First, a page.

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Georgia Power on Track to Restore More Than 90% by Tonight

Oct. 11, 2016
The hurricane, which pounded the Georgia coast with winds of more than 100 miles per hour and extensive flooding over the weekend, was one of the strongest storms to hit the region in a century.

Georgia Power is on track to have service restored to more than 90 percent of customers impacted by Hurricane Matthew, who can accept power, by midnight Wednesday. The hurricane, which pounded the Georgia coast with winds of more than 100 miles per hour and extensive flooding over the weekend, was one of the strongest storms to hit the region in a century and interrupted service to more than 340,000 customers.

The company has issued the following update on Hurricane Matthew restoration efforts as of noon Tuesday.

  • The company expects to restore power to nearly 100 percent of customers who can accept power in Brunswick, Jesup, St. Simons and Jekyll Islands today. The company completed restoration efforts to nearly all customers who could accept power in Statesboro Monday night.
  • Savannah was one of the areas hardest hit by Hurricane Matthew. Georgia Power has restored power to approximately 60 percent of Savannah-area customers who can accept power, with approximately 56,000 customers remaining to be restored. 
  • Georgia Power was prepared to respond to damage caused by Hurricane Matthew with approximately 5,000 personnel from Georgia Power and assisting utilities working around the clock over the weekend.
  • Power has been restored to more than 265,000 customers; approximately 70,000 customers are without power in Coastal Georgia.
  • Damage and power outages remains concentrated in Coastal Georgia, including Chatham, Glynn, Effingham, Bulloch and Liberty Counties.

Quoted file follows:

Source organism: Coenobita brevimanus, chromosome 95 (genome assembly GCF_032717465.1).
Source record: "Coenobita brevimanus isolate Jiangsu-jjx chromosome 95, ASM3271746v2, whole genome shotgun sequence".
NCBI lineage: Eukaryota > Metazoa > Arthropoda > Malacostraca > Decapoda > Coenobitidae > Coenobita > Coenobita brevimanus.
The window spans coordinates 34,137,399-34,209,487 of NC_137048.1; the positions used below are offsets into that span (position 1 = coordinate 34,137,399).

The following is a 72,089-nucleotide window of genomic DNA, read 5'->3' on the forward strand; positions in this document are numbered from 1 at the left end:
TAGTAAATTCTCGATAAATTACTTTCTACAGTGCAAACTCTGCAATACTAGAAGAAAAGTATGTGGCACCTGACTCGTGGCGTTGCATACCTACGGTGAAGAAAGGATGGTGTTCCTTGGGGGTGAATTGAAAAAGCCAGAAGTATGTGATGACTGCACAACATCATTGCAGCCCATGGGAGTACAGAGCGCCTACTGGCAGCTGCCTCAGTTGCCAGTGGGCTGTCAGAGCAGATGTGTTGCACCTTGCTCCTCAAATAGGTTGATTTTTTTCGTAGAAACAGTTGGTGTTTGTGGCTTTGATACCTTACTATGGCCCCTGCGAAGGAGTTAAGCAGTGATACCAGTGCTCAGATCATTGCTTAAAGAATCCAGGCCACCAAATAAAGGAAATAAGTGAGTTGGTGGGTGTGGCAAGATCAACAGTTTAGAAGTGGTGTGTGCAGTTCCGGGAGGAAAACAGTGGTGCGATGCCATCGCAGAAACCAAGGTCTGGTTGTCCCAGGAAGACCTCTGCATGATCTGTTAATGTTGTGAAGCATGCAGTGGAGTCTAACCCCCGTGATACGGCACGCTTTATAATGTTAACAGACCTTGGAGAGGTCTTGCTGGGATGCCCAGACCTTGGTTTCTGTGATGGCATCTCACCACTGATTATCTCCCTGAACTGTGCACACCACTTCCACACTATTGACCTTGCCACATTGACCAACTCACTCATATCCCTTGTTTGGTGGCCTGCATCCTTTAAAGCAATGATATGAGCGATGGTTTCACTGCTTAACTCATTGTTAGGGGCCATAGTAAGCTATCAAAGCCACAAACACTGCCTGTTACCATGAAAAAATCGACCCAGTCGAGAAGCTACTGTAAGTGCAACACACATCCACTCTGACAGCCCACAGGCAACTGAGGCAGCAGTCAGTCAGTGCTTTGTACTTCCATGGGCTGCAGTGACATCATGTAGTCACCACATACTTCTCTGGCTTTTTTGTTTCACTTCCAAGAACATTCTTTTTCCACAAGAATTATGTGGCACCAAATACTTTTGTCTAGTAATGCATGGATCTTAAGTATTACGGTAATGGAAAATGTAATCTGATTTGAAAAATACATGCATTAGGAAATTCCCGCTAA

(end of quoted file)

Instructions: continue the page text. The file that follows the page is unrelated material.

"With the evacuation order lifted, we continue working closely with the state and local law enforcement to expedite our travel in the area. We encourage people to limit driving on local roads as much as possible to allow our crews to move from site to site as quickly and safely as possible," said Aaron Strickland, Georgia Power Emergency Operations Director. "Our crews continue to report very hazardous conditions, including fallen trees and sustained flooding, and we ask residents to keep safety in mind as they begin returning to the area." 

Georgia Power estimates that damage from Hurricane Matthew could include:

  • Approximately 1,000 power poles broken or damaged.
  • Nearly 120 miles of wire (3,000 spans) needing to be replaced.
  • More than 3,500 fallen trees causing damage to electrical equipment. 

The company estimates that thousands of customers in some of the hardest hits areas of the coast may not be able to reconnect to Georgia Power service due to extensive damage. Property owners should contact a qualified electrician to make repairs to private property prior to reconnecting to service.

As part of Southern Company, as well as a national mutual assistance network, Georgia Power is able to receive assistance from other utilities not impacted by the storm to aid in restoration efforts. Utilities from other states, including Alabama, Florida, Mississippi, Louisiana and Texas, are currently in Georgia working alongside Georgia Power crews to restore service for customers.  

Georgia Power reminds customers that dangerous conditions exist following a storm. Never touch any downed or low-hanging wire, including telephone or cable wires that touch a power line. Never pull tree limbs off power lines yourself or enter areas with debris, downed trees or standing water as downed power lines may be buried in wreckage. If using a generator, follow all manufacturers' connection and safety instructions and shut the generator down before reconnecting to Georgia Power service.

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